It is always hard to see the purpose in wilderness wanderings until after they are over.’

And yes, this is a novel that cleverly obscures its trajectory for more than half the book without losing the reader’s rapt engagement.  The young Oscar Flowers, exiled to service on a sailing ship because of his unwitting role in the Fishcutter murder, has been away from his loving foster-mother Mrs April for five years or so.  Like all the characters who work for others, Oscar is hardworking, enterprising and quick to learn what pleases, and when his mentor Aimu returns to his birthplace (a land where they speak Arabic), Oscar is accepted as one of the family.  And thus he joins the rebels who are fighting the scourge of slavery…

A different scourge assails Tidetown: a plague, of Biblical proportions.  Characters wrestle with the temptations of survival versus a humane response—and for some, evil triumphs.  On the nearby Island of Good Hope the monks are confronted both by children orphaned by the plague and refugees from slavery, while Mayor Bruin sees his power and prestige crumple in the mayhem.  Amidst all this is the manic figure of Perch and her unshakeable belief in her own messianic power.

Power is a fine storyteller and Tidetown is a rollicking tale, but true to the allegorical aspects of the novel, the book also considers questions of good and evil, and whether these qualities are innate or formed by experience.  Life is cheap in the world of this novel and characters have to make the most of the time they’ve got.  Judge Omega, travelling to Tidetown with the life-saving vaccine, tackles the existential question with the Colonel and the hussars protecting them from robbery, arguing that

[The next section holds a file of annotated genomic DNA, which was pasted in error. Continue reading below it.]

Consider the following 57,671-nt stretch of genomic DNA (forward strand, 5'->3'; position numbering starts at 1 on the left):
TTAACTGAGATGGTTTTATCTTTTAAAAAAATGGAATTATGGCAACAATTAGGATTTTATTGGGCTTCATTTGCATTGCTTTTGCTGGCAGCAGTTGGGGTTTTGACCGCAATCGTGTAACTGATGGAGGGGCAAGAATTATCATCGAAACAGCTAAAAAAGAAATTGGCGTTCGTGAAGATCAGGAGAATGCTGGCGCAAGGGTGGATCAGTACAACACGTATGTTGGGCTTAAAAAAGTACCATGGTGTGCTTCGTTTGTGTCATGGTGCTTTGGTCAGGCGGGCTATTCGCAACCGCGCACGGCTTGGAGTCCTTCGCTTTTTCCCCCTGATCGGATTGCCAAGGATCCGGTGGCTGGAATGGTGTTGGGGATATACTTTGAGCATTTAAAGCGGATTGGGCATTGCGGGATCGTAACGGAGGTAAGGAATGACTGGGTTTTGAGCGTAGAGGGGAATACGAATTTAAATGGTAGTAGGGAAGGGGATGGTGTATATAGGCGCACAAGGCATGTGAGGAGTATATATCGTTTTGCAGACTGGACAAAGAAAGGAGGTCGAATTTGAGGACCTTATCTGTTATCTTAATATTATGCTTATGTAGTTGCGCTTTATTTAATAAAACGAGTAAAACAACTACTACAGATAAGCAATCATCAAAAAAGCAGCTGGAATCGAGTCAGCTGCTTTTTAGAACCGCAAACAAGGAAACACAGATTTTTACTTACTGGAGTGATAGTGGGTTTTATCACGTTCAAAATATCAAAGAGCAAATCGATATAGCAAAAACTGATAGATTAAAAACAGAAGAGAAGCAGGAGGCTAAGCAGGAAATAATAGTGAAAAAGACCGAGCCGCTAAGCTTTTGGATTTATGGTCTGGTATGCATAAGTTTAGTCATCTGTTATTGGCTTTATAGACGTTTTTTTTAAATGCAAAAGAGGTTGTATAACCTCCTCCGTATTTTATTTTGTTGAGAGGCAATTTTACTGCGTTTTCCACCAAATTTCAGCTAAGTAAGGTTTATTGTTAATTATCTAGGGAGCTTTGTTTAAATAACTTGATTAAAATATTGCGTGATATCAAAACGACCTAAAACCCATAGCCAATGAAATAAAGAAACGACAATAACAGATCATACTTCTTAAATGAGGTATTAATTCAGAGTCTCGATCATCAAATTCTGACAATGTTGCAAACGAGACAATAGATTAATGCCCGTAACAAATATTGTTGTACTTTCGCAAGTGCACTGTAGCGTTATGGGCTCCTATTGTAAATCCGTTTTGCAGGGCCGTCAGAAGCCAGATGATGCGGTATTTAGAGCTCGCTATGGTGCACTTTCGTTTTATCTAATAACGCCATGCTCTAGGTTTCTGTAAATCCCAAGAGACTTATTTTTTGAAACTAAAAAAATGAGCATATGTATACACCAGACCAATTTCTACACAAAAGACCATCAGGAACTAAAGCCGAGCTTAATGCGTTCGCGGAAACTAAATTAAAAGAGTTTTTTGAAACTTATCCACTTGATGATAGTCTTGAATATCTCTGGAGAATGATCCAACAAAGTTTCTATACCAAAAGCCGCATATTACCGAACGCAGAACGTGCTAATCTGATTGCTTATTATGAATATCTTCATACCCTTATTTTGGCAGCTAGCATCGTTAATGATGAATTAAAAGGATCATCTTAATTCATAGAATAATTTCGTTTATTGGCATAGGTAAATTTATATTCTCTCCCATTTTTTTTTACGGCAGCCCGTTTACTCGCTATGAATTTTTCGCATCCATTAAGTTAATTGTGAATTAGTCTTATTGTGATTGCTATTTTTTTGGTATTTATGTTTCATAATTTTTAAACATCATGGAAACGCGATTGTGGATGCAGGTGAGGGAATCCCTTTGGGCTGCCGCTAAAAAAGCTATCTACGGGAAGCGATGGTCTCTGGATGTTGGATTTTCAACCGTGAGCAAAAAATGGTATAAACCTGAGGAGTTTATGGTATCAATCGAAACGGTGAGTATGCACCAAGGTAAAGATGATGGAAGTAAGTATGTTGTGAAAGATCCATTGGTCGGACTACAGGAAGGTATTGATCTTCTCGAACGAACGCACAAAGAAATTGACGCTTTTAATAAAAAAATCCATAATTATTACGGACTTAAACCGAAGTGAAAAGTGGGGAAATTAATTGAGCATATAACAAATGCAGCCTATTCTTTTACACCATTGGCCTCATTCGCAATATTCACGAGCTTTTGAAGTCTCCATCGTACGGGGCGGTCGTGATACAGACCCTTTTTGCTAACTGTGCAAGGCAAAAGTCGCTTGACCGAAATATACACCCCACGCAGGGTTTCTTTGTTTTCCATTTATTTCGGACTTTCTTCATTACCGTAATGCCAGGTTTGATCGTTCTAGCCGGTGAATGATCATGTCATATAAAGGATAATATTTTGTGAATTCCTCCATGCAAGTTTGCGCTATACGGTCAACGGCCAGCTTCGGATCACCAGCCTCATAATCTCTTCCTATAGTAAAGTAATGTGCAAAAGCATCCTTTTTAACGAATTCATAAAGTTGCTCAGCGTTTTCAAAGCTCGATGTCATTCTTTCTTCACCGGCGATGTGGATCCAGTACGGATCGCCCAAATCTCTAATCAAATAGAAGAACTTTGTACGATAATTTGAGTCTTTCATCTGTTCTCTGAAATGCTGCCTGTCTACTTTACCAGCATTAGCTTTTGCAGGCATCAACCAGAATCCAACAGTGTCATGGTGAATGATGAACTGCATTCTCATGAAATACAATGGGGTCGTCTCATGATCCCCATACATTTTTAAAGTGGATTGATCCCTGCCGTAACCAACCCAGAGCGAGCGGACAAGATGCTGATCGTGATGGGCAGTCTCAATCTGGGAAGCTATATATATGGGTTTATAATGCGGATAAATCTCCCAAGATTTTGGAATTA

‘There are relatively few ways to do good. But there are countless ways to do evil, which can therefore have a much greater impact on our lives. So preventing evil is more important than promoting good in formulating moral rules and in actual conduct. (p.259)

And from his experience in judging people brought before his court, he has come to the conclusion that no person is truly evil, that only acts may be properly considered evil. It is the act, not the person, we are describing. furthermore, he thinks that:

A wicked thought can lead to a good action. Equally well, an evil action can be turned to good. (p.264)

Alas for the judge he is able only too easily to identify evil when it comes to him, and that his options are not what he thought they might be.  (The author has a fine talent for the macabre).

I’ll leave the final words to Brother Moses, chatting with Oscar as they return to the monastery on a cart loaded with provisions:

‘Well, then, says Brother Moses, some little while later, ‘what have travels through time and space taught you?’